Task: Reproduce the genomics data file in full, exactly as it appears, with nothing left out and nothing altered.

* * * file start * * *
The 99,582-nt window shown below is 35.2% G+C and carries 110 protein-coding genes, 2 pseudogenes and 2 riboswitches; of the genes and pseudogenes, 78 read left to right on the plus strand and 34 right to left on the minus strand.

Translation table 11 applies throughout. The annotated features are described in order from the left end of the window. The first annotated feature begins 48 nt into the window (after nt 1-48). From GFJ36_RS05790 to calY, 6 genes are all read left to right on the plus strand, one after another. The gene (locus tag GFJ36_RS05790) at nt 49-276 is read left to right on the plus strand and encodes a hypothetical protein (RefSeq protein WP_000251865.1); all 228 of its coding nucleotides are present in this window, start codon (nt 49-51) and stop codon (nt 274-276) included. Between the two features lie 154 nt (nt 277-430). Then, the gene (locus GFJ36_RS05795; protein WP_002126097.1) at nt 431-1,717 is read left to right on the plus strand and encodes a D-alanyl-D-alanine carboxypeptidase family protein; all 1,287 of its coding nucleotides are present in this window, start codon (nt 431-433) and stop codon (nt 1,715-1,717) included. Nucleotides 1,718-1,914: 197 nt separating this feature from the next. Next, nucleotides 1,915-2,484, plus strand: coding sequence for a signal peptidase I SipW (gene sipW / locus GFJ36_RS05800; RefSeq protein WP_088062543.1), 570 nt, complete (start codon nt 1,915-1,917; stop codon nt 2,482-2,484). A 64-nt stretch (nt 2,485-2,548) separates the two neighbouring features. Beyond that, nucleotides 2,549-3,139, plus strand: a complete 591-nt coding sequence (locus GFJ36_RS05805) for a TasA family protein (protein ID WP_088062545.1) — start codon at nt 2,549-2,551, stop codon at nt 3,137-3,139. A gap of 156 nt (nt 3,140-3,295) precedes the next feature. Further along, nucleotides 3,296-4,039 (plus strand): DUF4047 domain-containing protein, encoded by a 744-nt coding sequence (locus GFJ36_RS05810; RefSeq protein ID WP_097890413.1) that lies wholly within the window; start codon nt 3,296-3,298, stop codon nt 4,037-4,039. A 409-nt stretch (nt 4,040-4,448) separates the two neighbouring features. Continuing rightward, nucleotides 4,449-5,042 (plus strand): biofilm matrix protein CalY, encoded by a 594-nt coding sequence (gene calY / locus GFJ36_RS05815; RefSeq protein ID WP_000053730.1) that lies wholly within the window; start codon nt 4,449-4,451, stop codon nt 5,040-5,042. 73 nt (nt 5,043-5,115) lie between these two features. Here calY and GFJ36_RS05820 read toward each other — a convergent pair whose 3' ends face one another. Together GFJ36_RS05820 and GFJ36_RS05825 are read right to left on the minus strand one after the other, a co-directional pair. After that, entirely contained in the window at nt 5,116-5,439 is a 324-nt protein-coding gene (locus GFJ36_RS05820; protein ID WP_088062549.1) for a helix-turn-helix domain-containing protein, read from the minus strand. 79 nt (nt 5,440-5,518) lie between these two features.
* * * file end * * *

The 99,582-nt window shown below is 35.2% G+C and carries 110 protein-coding genes, 2 pseudogenes and 2 riboswitches; of the genes and pseudogenes, 78 read left to right on the plus strand and 34 right to left on the minus strand.

Translation table 11 applies throughout. The annotated features are described in order from the left end of the window. The first annotated feature begins 48 nt into the window (after nt 1-48). From GFJ36_RS05790 to calY, 6 genes are all read left to right on the plus strand, one after another. The gene (locus tag GFJ36_RS05790) at nt 49-276 is read left to right on the plus strand and encodes a hypothetical protein (RefSeq protein WP_000251865.1); all 228 of its coding nucleotides are present in this window, start codon (nt 49-51) and stop codon (nt 274-276) included. Between the two features lie 154 nt (nt 277-430). Then, the gene (locus GFJ36_RS05795; protein WP_002126097.1) at nt 431-1,717 is read left to right on the plus strand and encodes a D-alanyl-D-alanine carboxypeptidase family protein; all 1,287 of its coding nucleotides are present in this window, start codon (nt 431-433) and stop codon (nt 1,715-1,717) included. Nucleotides 1,718-1,914: 197 nt separating this feature from the next. Next, nucleotides 1,915-2,484, plus strand: coding sequence for a signal peptidase I SipW (gene sipW / locus GFJ36_RS05800; RefSeq protein WP_088062543.1), 570 nt, complete (start codon nt 1,915-1,917; stop codon nt 2,482-2,484). A 64-nt stretch (nt 2,485-2,548) separates the two neighbouring features. Beyond that, nucleotides 2,549-3,139, plus strand: a complete 591-nt coding sequence (locus GFJ36_RS05805) for a TasA family protein (protein ID WP_088062545.1) — start codon at nt 2,549-2,551, stop codon at nt 3,137-3,139. A gap of 156 nt (nt 3,140-3,295) precedes the next feature. Further along, nucleotides 3,296-4,039 (plus strand): DUF4047 domain-containing protein, encoded by a 744-nt coding sequence (locus GFJ36_RS05810; RefSeq protein ID WP_097890413.1) that lies wholly within the window; start codon nt 3,296-3,298, stop codon nt 4,037-4,039. A 409-nt stretch (nt 4,040-4,448) separates the two neighbouring features. Continuing rightward, nucleotides 4,449-5,042 (plus strand): biofilm matrix protein CalY, encoded by a 594-nt coding sequence (gene calY / locus GFJ36_RS05815; RefSeq protein ID WP_000053730.1) that lies wholly within the window; start codon nt 4,449-4,451, stop codon nt 5,040-5,042. 73 nt (nt 5,043-5,115) lie between these two features. Here calY and GFJ36_RS05820 read toward each other — a convergent pair whose 3' ends face one another. Together GFJ36_RS05820 and GFJ36_RS05825 are read right to left on the minus strand one after the other, a co-directional pair. After that, entirely contained in the window at nt 5,116-5,439 is a 324-nt protein-coding gene (locus GFJ36_RS05820; protein ID WP_088062549.1) for a helix-turn-helix domain-containing protein, read from the minus strand. 79 nt (nt 5,440-5,518) lie between these two features.